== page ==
Posted by David Chandler on February 23, 2010

Just in case you missed the comments on yesterday’s “Generic” Objectified ActionHandler, the example code potentially exposes your Datastore to hackers who can spoof or otherwise modify GWT-RPC requests. Be sure to read the comments, and if you’ve never seen Paros, TamperData (Firefox plug-in) or the like, you might want to check those out to see just how easy it is to modify Web requests in ways the developer did not intend. It’s not as easy to modify GWT-RPC because it’s a binary (serialized) protocol, but it’s not encrypted so it certainly is possible.

Bottom line: your server-side code should always check user permissions one way or another. SecureDispatchService (gwt-dispatch) will restrict access to ActionHandlers to only authenticated users, but depending on how many hackers you have in your user base and how private the data needs to be, you may need additional permission checking on each persistence-related action.

You have been warned.

Posted in AppEngine, Google Web Toolkit, Web App Security | Leave a Comment »

“Generic” Objectified ActionHandler for gwt-dispatch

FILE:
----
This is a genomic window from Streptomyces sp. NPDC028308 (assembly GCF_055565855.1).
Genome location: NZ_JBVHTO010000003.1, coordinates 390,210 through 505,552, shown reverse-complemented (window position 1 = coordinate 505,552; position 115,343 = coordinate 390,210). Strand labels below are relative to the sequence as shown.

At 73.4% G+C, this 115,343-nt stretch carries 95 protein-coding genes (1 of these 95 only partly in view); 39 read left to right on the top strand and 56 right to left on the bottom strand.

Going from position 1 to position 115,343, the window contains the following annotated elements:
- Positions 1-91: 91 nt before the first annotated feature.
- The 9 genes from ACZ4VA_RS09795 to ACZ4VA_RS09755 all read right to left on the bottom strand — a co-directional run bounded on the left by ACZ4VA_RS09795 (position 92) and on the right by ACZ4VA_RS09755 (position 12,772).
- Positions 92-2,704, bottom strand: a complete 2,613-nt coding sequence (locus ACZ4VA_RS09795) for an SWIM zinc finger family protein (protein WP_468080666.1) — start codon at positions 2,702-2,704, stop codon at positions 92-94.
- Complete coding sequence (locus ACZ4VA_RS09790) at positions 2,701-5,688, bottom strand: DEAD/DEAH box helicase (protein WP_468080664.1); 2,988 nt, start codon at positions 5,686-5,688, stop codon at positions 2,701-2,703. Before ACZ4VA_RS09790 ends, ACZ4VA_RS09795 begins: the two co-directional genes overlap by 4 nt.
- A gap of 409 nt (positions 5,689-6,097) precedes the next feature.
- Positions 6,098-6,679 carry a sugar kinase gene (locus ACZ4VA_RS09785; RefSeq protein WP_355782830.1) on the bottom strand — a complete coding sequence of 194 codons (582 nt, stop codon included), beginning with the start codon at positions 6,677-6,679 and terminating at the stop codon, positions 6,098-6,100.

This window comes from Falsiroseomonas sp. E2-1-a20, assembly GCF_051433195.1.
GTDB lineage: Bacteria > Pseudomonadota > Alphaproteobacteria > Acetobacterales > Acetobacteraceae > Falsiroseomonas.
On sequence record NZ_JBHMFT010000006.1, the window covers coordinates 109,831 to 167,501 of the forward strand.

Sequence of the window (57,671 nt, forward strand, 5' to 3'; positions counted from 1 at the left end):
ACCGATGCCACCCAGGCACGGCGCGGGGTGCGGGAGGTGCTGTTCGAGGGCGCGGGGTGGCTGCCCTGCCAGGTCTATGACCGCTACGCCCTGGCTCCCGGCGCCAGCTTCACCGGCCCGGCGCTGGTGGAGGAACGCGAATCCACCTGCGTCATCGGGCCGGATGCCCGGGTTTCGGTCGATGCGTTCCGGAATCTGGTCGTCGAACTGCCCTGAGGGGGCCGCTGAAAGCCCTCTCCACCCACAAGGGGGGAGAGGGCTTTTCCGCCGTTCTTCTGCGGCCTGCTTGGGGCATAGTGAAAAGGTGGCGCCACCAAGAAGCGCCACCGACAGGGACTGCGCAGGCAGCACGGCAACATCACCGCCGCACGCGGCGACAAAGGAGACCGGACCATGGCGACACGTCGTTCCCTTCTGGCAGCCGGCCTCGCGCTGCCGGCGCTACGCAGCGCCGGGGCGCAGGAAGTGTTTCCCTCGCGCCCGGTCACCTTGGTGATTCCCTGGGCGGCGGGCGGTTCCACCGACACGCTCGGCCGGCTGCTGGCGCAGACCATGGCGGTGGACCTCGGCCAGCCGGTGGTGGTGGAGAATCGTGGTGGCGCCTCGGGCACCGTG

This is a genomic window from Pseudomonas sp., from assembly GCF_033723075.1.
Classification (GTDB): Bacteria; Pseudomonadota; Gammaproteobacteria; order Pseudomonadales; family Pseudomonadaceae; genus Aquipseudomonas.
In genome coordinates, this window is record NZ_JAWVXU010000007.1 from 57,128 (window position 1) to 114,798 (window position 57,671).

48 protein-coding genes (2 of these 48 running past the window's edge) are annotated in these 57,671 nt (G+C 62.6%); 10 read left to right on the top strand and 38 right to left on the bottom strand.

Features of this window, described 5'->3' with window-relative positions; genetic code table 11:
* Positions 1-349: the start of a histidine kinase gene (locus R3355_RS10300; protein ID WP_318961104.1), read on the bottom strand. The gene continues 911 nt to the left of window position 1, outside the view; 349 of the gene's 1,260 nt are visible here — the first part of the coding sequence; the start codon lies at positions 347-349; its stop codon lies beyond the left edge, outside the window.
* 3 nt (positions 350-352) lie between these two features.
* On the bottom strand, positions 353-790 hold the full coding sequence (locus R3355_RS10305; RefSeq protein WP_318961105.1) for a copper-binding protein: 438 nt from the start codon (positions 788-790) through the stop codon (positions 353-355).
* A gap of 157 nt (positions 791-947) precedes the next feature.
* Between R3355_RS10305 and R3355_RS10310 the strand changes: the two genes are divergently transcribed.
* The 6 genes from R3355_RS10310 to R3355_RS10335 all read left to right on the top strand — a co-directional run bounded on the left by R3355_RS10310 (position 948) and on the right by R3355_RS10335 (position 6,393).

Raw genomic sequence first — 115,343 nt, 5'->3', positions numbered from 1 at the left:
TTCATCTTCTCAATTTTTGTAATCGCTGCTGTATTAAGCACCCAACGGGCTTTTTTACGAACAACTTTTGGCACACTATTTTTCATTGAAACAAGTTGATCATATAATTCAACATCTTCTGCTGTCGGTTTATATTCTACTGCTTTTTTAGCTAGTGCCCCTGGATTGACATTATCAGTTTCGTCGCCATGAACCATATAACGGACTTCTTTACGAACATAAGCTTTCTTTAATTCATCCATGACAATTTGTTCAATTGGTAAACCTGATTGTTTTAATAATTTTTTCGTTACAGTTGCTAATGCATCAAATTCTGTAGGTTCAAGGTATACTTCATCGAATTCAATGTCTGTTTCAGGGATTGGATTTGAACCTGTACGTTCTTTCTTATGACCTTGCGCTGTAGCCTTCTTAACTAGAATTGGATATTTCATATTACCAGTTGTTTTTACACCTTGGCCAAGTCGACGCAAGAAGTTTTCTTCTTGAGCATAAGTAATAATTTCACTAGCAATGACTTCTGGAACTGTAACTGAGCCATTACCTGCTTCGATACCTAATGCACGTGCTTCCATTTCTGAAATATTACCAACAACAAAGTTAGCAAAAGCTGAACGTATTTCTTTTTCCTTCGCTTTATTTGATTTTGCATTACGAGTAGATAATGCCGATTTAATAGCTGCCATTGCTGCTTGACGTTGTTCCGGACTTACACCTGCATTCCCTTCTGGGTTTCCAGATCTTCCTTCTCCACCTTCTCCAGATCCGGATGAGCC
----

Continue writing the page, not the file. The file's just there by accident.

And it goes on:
Posted by David Chandler on February 22, 2010

WARNING: use of a generic ActionHandler for persistence as described in this post has significant security implications, especially if you’re not using the SecureDispatchService from gwt-dispatch. See comments for more details.

In response to a reader request, I’ve come up with “generic” gwt-dispatch Action/Result/ActionHandler classes using Objectify. It is not quite as satisfying as I would like because it doesn’t use parameterized types like the ObjectifyDao I recently posted; however, as noted in an earlier post, Objectify itself doesn’t require parameterized types and therefore a parameterized DAO really isn’t that useful (nor possible as explained at the conclusion of this posting).

So here’s a PutAction/PutResult/PutHandler that can persist any object in the Datastore. Thanks to Dan Billings for making a valiant effort at a parameterized version of these classes and prompting me to write this. Creating an Action/Result/Handler combo for each Objectify operation (delete, query, etc.) is left as an exercise to the reader…

PutResult.java

package com.turbomanage.gwt.shared;

import net.customware.gwt.dispatch.shared.Result;

import com.googlecode.objectify.Key;

public class PutResult implements Result {

       private Object obj;
       private Key key;

       protected PutResult()
       {
    	   // Needed for GWT-RPC
       }